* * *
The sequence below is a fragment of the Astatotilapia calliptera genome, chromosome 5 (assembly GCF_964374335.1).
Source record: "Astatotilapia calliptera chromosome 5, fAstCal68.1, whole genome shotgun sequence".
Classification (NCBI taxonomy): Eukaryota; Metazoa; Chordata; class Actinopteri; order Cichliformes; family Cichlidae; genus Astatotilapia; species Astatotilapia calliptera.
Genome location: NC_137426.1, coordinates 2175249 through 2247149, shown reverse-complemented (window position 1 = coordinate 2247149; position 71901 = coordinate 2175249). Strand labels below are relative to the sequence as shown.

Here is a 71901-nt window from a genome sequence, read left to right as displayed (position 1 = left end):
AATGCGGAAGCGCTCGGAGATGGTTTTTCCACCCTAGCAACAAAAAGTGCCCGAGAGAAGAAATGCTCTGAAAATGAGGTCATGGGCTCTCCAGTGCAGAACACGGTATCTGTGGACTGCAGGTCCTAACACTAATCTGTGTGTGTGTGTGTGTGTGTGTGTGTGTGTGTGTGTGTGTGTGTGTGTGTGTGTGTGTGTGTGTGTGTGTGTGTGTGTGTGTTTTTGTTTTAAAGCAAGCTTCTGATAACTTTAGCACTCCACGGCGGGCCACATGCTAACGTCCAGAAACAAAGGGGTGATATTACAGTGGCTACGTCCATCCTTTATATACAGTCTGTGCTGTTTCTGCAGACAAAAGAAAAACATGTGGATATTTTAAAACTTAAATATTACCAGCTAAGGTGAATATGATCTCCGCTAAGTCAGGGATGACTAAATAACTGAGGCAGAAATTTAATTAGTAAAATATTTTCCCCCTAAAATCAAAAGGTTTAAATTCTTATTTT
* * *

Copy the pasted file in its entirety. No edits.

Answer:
The sequence below is a fragment of the Astatotilapia calliptera genome, chromosome 5 (assembly GCF_964374335.1).
Source record: "Astatotilapia calliptera chromosome 5, fAstCal68.1, whole genome shotgun sequence".
Classification (NCBI taxonomy): Eukaryota; Metazoa; Chordata; class Actinopteri; order Cichliformes; family Cichlidae; genus Astatotilapia; species Astatotilapia calliptera.
Genome location: NC_137426.1, coordinates 2175249 through 2247149, shown reverse-complemented (window position 1 = coordinate 2247149; position 71901 = coordinate 2175249). Strand labels below are relative to the sequence as shown.

Here is a 71901-nt window from a genome sequence, read left to right as displayed (position 1 = left end):
AATGCGGAAGCGCTCGGAGATGGTTTTTCCACCCTAGCAACAAAAAGTGCCCGAGAGAAGAAATGCTCTGAAAATGAGGTCATGGGCTCTCCAGTGCAGAACACGGTATCTGTGGACTGCAGGTCCTAACACTAATCTGTGTGTGTGTGTGTGTGTGTGTGTGTGTGTGTGTGTGTGTGTGTGTGTGTGTGTGTGTGTGTGTGTGTGTGTGTGTGTGTGTTTTTGTTTTAAAGCAAGCTTCTGATAACTTTAGCACTCCACGGCGGGCCACATGCTAACGTCCAGAAACAAAGGGGTGATATTACAGTGGCTACGTCCATCCTTTATATACAGTCTGTGCTGTTTCTGCAGACAAAAGAAAAACATGTGGATATTTTAAAACTTAAATATTACCAGCTAAGGTGAATATGATCTCCGCTAAGTCAGGGATGACTAAATAACTGAGGCAGAAATTTAATTAGTAAAATATTTTCCCCCTAAAATCAAAAGGTTTAAATTCTTATTTT